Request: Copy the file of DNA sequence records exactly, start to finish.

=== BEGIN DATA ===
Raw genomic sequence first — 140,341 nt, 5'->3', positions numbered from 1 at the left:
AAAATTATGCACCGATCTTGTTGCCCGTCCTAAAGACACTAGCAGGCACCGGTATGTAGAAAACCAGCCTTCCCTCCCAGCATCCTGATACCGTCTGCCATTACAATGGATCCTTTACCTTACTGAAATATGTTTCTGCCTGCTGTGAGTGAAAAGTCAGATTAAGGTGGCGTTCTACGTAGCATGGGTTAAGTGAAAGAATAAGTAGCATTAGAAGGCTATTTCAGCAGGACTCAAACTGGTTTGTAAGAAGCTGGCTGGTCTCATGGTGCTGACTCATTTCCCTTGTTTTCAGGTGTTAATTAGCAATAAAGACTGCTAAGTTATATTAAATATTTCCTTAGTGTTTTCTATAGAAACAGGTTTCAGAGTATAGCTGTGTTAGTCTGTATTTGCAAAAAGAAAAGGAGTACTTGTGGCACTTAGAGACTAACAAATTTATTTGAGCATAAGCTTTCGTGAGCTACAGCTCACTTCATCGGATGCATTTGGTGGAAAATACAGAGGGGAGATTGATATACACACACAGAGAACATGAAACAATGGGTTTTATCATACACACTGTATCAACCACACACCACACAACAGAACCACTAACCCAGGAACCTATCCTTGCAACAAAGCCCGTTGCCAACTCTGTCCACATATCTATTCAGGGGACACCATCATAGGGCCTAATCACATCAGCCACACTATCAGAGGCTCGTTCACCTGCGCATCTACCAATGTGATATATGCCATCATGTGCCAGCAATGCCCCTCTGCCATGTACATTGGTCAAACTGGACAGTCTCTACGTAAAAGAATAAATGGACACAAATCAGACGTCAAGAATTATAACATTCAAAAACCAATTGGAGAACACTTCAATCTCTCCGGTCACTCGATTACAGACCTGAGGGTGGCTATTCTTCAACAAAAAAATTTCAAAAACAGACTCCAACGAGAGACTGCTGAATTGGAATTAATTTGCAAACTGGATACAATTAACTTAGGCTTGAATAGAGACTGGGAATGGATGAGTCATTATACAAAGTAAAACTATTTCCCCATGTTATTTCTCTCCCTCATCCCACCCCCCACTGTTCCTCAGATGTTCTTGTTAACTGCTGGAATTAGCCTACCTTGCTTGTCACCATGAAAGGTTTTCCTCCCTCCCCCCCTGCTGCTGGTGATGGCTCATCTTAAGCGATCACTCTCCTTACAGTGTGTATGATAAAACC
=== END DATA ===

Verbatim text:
Raw genomic sequence first — 140,341 nt, 5'->3', positions numbered from 1 at the left:
AAAATTATGCACCGATCTTGTTGCCCGTCCTAAAGACACTAGCAGGCACCGGTATGTAGAAAACCAGCCTTCCCTCCCAGCATCCTGATACCGTCTGCCATTACAATGGATCCTTTACCTTACTGAAATATGTTTCTGCCTGCTGTGAGTGAAAAGTCAGATTAAGGTGGCGTTCTACGTAGCATGGGTTAAGTGAAAGAATAAGTAGCATTAGAAGGCTATTTCAGCAGGACTCAAACTGGTTTGTAAGAAGCTGGCTGGTCTCATGGTGCTGACTCATTTCCCTTGTTTTCAGGTGTTAATTAGCAATAAAGACTGCTAAGTTATATTAAATATTTCCTTAGTGTTTTCTATAGAAACAGGTTTCAGAGTATAGCTGTGTTAGTCTGTATTTGCAAAAAGAAAAGGAGTACTTGTGGCACTTAGAGACTAACAAATTTATTTGAGCATAAGCTTTCGTGAGCTACAGCTCACTTCATCGGATGCATTTGGTGGAAAATACAGAGGGGAGATTGATATACACACACAGAGAACATGAAACAATGGGTTTTATCATACACACTGTATCAACCACACACCACACAACAGAACCACTAACCCAGGAACCTATCCTTGCAACAAAGCCCGTTGCCAACTCTGTCCACATATCTATTCAGGGGACACCATCATAGGGCCTAATCACATCAGCCACACTATCAGAGGCTCGTTCACCTGCGCATCTACCAATGTGATATATGCCATCATGTGCCAGCAATGCCCCTCTGCCATGTACATTGGTCAAACTGGACAGTCTCTACGTAAAAGAATAAATGGACACAAATCAGACGTCAAGAATTATAACATTCAAAAACCAATTGGAGAACACTTCAATCTCTCCGGTCACTCGATTACAGACCTGAGGGTGGCTATTCTTCAACAAAAAAATTTCAAAAACAGACTCCAACGAGAGACTGCTGAATTGGAATTAATTTGCAAACTGGATACAATTAACTTAGGCTTGAATAGAGACTGGGAATGGATGAGTCATTATACAAAGTAAAACTATTTCCCCATGTTATTTCTCTCCCTCATCCCACCCCCCACTGTTCCTCAGATGTTCTTGTTAACTGCTGGAATTAGCCTACCTTGCTTGTCACCATGAAAGGTTTTCCTCCCTCCCCCCCTGCTGCTGGTGATGGCTCATCTTAAGCGATCACTCTCCTTACAGTGTGTATGATAAAACC